United Nations: Some 15,000 children have fled Iraq's Mosul city over the previous week where fighting between the security forces and the Islamic State (IS) terror group is intensifying, the UN Children's Fund (Unicef) announced.
"Unicef is responding to the immediate needs at the Hamam Al Alil camp, 20 km from Mosul, where aid is provided to children upon their arrival," the agency's Regional Emergency Advisor Bastien Vigneau said on Friday.
He noted that the children were very scared of the sound of the bombs, which was one of the main reasons their parents had decided to flee. They fled with very little luggage and in most cases with a bare minimum of clothes, Xinhua news agency reported.
The main priorities, other than the first emergency response, included health, to ensure that children were immunised, primarily against measles and polio, said Vigneau.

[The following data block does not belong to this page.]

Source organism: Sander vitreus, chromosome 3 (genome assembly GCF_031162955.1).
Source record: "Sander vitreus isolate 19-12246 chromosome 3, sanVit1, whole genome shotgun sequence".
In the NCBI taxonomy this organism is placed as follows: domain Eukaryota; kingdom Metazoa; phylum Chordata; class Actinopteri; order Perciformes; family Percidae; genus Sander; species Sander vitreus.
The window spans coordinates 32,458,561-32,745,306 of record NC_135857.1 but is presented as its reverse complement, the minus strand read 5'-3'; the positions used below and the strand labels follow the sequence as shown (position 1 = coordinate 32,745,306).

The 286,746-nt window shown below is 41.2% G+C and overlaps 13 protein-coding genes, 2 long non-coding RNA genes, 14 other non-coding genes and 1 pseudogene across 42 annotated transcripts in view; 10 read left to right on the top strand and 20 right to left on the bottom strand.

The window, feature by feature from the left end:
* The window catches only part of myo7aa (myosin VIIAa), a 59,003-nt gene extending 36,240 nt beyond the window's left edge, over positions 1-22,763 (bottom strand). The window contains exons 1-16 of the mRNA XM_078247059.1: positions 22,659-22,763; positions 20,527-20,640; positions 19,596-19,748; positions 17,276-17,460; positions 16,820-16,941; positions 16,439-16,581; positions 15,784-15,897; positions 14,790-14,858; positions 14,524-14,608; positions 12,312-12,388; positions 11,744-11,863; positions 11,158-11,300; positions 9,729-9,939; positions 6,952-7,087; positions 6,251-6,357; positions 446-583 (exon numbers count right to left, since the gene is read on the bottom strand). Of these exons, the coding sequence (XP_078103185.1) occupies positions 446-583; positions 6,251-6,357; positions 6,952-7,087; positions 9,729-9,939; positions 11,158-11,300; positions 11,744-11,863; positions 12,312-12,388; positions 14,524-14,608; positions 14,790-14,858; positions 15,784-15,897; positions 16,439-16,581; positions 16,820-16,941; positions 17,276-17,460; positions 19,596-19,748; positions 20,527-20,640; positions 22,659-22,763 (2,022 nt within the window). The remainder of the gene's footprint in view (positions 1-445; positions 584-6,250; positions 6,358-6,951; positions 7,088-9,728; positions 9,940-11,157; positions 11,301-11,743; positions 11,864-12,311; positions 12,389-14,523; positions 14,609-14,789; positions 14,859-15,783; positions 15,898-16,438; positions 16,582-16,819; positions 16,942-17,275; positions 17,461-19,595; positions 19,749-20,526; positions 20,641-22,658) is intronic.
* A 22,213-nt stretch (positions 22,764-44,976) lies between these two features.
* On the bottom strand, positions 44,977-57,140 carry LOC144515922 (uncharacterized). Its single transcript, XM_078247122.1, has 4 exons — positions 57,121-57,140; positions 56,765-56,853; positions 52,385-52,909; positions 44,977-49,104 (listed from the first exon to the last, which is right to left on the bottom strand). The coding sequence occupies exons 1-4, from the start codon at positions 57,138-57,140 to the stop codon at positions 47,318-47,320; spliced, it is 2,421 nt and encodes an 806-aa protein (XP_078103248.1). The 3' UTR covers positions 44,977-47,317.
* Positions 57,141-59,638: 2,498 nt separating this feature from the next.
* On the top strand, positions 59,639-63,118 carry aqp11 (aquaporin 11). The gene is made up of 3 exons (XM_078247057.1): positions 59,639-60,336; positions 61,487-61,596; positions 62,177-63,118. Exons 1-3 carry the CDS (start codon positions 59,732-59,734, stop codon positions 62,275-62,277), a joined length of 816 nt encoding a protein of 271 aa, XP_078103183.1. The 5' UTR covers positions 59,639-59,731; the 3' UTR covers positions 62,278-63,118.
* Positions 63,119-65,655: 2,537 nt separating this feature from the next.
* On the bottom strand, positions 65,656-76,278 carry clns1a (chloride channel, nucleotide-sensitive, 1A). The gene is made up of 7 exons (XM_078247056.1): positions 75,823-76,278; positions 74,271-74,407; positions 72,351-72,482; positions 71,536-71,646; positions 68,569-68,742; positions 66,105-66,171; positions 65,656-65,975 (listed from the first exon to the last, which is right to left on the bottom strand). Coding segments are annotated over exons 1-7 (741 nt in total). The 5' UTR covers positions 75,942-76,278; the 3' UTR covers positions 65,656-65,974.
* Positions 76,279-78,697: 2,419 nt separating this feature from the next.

Matthew Sarmash, spokesperson for the Office of the UN High Commissioner for Refugees (Unhcr), said that a significant increase in displacement had been noticed in recent days and the Hamam Al Alil camp was close to reach its maximum capacity.
At the moment, 150,000 places were occupied. He said construction is under way to accommodate up to 250,000 people there.
Vigneau said that more than 100,000 children have been displaced from Mosul since the military operations against the IS began in October 2016.
The troops' advance toward Mosul came after Iraqi Prime Minister Haider al-Abadi announced on February 19 the start of an offensive to drive the extremist militants out of west Mosul, locally known as the right bank of Tigris River which bisects the city.
In January, al-Abadi declared the liberation of the east of Mosul, after more than 100 days of fighting against the IS militants.
However, west Mosul, with its narrow streets and a heavy population of between 750,000 and 800,000, appears to be a bigger challenge to the Iraqi forces, according to UN estimates.
Mosul, 400 km north of the Iraqi capital of Baghdad, has been under IS control since June 2014.